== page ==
MGI Research

China's e-tail revolution

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When you think about centers of technological innovation, Silicon Valley, Seattle, and Seoul are probably the first places that come to mind. After all, they are the homes of Amazon, Apple, Facebook, Google, Intel, Microsoft, and Samsung – companies whose innovations transform the way other sectors, from financial services to telecoms and media, do business.

Now, however, the rise of “e-tail” (consumer-facing e-commerce) in China is enabling Hangzhou – the base of Alibaba, China’s largest online retailer – to join their ranks. Indeed, on April 29, Alibaba signaled its ambitions by buying an 18% stake in Sina Weibo, China’s version of Twitter. And, as with technology hubs elsewhere, innovations born in Hangzhou are determining the development path of related industries.

China’s e-tail market is the world’s second largest (after that of the United States), with an estimated $210 billion in revenue last year. Since 2003, the market has posted a compound annual growth rate of over 110%. By 2020, China’s e-tail market could be as large as today’s markets in the US, Japan, the United Kingdom, Germany, and France combined.

Despite a broadband penetration rate of only 30%, e-tail commanded 5-6% of total retail sales in China in 2012, on par with the US. And the sector is already profitable: Chinese e-tailers are logging margins of 8-10% of earnings before interest, taxes, and amortization, which is slightly larger than the average margin for physical retailers.

Two features of Chinese e-commerce stand out. First, roughly 90% of Chinese e-tail is conducted on ad-funded virtual marketplaces. On these platforms – which resemble eBay and Amazon Marketplace – manufacturers, retailers, and individuals offer products and services to consumers through online storefronts. By contrast, in the US, Europe, and Japan, roughly 70% of the market is composed of e-tailers running their own Web sites, whether online-only merchants like Amazon or traditional brick-and-mortar retailers such as Carrefour, Dixons, and Walmart.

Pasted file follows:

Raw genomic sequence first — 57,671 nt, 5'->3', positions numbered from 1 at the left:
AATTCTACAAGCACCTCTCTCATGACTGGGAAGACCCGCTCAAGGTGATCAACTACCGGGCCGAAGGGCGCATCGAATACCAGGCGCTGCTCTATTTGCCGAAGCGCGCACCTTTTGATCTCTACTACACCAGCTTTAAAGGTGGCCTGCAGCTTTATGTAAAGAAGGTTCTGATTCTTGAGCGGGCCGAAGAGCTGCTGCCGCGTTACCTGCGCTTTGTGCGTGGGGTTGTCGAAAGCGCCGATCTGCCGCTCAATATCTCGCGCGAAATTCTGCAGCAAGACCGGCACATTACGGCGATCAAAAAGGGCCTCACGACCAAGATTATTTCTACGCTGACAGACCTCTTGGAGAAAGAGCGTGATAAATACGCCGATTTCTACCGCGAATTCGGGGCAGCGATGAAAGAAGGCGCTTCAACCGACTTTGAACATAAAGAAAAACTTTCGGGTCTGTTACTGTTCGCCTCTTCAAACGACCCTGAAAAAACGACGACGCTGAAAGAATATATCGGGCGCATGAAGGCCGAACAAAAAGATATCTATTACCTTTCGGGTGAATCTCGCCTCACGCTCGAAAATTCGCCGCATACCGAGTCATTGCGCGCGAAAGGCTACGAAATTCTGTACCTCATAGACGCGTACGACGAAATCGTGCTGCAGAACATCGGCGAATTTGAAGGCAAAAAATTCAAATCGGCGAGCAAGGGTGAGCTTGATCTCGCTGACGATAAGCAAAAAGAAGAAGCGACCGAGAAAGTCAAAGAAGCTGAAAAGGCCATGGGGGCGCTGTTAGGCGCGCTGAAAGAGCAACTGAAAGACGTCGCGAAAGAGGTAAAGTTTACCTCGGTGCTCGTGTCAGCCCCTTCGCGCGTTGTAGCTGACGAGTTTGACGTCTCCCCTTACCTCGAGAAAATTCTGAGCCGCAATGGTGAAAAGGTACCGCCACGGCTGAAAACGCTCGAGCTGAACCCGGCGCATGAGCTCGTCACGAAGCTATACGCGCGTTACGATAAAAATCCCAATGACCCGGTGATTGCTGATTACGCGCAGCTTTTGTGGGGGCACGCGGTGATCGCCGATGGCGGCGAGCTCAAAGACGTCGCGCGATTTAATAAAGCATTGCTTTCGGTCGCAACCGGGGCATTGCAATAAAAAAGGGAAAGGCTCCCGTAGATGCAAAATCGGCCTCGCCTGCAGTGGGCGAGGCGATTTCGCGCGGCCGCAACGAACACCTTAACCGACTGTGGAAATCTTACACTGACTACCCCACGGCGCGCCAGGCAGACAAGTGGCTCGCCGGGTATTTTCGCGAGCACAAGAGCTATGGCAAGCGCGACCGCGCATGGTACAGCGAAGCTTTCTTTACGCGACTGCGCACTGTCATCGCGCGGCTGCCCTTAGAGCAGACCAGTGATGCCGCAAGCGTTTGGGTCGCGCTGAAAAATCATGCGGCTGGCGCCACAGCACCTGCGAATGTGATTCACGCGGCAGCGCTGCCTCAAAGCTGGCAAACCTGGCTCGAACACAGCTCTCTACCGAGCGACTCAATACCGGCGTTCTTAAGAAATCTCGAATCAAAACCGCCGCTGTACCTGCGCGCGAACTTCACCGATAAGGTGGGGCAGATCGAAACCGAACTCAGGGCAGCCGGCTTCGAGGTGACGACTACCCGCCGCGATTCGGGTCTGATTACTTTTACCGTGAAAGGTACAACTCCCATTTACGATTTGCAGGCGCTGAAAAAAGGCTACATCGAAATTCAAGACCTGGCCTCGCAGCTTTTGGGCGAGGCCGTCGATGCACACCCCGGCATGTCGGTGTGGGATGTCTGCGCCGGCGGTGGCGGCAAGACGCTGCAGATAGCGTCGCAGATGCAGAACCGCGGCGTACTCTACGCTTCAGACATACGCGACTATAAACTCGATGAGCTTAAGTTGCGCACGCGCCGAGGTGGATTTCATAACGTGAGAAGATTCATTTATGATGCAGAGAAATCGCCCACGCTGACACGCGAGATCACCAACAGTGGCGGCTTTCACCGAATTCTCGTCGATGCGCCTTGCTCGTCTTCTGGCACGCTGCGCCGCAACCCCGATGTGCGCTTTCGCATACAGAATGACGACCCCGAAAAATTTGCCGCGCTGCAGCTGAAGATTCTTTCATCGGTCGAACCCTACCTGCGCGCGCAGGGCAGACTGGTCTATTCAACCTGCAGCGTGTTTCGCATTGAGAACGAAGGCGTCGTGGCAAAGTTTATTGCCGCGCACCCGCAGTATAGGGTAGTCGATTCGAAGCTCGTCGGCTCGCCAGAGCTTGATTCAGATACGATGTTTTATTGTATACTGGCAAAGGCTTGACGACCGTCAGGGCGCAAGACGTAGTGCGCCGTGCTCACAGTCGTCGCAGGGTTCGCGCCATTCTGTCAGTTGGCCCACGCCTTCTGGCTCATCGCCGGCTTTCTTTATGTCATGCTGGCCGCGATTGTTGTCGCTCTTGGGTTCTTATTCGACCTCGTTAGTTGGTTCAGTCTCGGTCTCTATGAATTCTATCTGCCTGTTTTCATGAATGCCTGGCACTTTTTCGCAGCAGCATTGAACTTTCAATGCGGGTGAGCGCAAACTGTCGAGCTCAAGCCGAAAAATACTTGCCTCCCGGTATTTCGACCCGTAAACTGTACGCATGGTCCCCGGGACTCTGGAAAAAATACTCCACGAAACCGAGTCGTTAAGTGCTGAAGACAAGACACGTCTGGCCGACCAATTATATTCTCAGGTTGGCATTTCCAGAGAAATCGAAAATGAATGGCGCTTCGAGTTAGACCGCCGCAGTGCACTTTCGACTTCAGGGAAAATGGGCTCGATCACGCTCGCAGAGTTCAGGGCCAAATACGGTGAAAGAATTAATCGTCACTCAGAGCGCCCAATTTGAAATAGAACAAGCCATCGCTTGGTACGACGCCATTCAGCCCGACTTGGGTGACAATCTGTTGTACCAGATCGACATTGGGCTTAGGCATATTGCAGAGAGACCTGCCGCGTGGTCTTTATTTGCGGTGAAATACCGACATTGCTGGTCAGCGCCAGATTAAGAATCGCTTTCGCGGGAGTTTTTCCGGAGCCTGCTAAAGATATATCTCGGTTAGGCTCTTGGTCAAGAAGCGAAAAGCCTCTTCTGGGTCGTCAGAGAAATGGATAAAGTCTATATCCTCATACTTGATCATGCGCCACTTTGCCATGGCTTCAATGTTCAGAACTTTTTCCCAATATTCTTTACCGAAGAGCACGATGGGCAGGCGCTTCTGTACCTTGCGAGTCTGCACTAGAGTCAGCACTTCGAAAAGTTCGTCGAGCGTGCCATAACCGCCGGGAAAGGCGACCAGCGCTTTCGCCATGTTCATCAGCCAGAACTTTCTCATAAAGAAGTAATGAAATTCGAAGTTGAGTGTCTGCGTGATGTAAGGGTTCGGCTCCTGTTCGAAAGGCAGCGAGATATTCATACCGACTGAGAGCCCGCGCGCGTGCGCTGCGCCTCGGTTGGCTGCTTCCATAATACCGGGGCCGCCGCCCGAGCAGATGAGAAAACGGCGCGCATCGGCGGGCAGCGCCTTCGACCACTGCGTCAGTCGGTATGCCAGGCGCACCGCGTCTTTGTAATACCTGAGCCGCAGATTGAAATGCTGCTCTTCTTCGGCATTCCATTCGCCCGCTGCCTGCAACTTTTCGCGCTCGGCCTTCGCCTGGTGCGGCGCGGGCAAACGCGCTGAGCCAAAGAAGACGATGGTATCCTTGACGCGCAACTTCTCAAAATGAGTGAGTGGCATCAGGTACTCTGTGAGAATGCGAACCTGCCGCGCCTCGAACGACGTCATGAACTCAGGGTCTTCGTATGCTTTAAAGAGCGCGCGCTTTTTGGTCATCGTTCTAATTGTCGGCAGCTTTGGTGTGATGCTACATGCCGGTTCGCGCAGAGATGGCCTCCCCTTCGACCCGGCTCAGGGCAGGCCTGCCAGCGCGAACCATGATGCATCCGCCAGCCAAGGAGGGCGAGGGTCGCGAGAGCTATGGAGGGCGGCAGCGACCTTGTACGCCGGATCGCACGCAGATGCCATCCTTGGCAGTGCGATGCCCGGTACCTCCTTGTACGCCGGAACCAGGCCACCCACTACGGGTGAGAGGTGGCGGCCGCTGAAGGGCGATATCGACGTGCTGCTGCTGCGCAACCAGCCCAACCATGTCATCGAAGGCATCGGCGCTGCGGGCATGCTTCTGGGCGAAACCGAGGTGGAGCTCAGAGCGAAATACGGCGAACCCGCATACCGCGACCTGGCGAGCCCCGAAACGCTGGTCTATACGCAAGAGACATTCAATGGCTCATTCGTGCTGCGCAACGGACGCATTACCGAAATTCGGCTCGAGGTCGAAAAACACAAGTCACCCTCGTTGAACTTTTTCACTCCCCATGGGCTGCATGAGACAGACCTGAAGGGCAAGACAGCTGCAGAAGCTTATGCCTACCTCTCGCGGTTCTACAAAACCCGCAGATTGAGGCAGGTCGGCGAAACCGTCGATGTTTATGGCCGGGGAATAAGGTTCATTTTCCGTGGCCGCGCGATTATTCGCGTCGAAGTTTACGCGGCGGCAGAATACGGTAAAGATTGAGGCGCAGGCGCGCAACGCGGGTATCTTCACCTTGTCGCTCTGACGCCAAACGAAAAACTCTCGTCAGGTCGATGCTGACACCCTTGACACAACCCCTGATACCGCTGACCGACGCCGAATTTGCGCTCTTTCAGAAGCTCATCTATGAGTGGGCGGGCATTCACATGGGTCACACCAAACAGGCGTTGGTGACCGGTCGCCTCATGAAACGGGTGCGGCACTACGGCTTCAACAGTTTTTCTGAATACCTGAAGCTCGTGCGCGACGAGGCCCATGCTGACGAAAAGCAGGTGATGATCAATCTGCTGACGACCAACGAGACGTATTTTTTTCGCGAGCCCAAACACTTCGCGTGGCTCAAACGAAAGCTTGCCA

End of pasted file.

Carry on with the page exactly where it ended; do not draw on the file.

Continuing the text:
Moreover, according to a study by the McKinsey Global Institute, online purchases in China do not simply replace offline purchases. Rather, e-tail supports incremental consumption: $1 of online consumption seems to generate roughly $0.40 of additional sales. And incremental spending as a share of total spending is even higher in China’s less-developed cities, where a shortage of brick-and-mortar retailers means that online shopping provides access to otherwise unavailable products and brands.

Mass consumption in China and other emerging economies is coming of age in the Internet era. Given that industry structures are still developing in many of these countries, e-tail is set to shape not only the retail landscape, but also the manufacturing and financial-services industries – and even the urban landscape itself.

In most countries, the retail sector has typically developed in three stages: first, local or regional players dominate, before a smaller number of national companies takes over, with e-tailers ultimately challenging traditional businesses. But China lacks national leaders, with the top five Chinese retailers in different product categories commanding less than 20% of the market, compared to up to 60% in the US. And establishing a strong physical presence throughout the country will be time-consuming and expensive.

By contrast, Alibaba (which owns marketplaces such as Taobao) and (which focuses on electronics) rank among China’s top ten retailers, and already provide national coverage through the reach of express delivery companies. As a result, China’s retail sector seems more likely to follow a two-stage development path, with e-tailers emerging as the major national players.

The ability afforded by online marketplaces to new players to attain national – and international – prominence without massive upfront investment will profoundly affect how both retailers and manufacturers approach new consumer markets. The Japanese retailer Uniqlo, for example, used such marketplaces to expand into China in 2009.

Likewise, by removing some of the benefits of scale and specialization that characterize the consumer-goods industry elsewhere, e-tail enables new manufacturers to join the market, selling goods like apparel and cosmetics directly from workshops and factories to consumers. Such businesses are also leveraging their broad access and widely recognized brands to expand their role in the financial-services sector.

Finally, e-tail could shape China’s urban development and transform leisure activities. Urban centers worldwide revolve around shops, whether on main street or at the mall, with many consumers viewing shopping as a leisure activity. China’s evolution will likely entail smaller main streets and malls, with large distribution centers near city limits. Citizens will spend more free time engaging in other activities, such as dining out. All of these changes could alter the use and pricing of real estate.

Other emerging markets are likely to follow a similar course. Chinese e-tailers are already using their advantages in exporting products from the country’s factories to expand internationally. And enterprises in other countries are adopting a similar online business model.

China may have largely missed the Industrial Revolution in the nineteenth century. But its approach to e-tail is poised to be one of the forces shaping the emerging-market Internet revolution of the twenty-first century.

This article originally ran in Project Syndicate.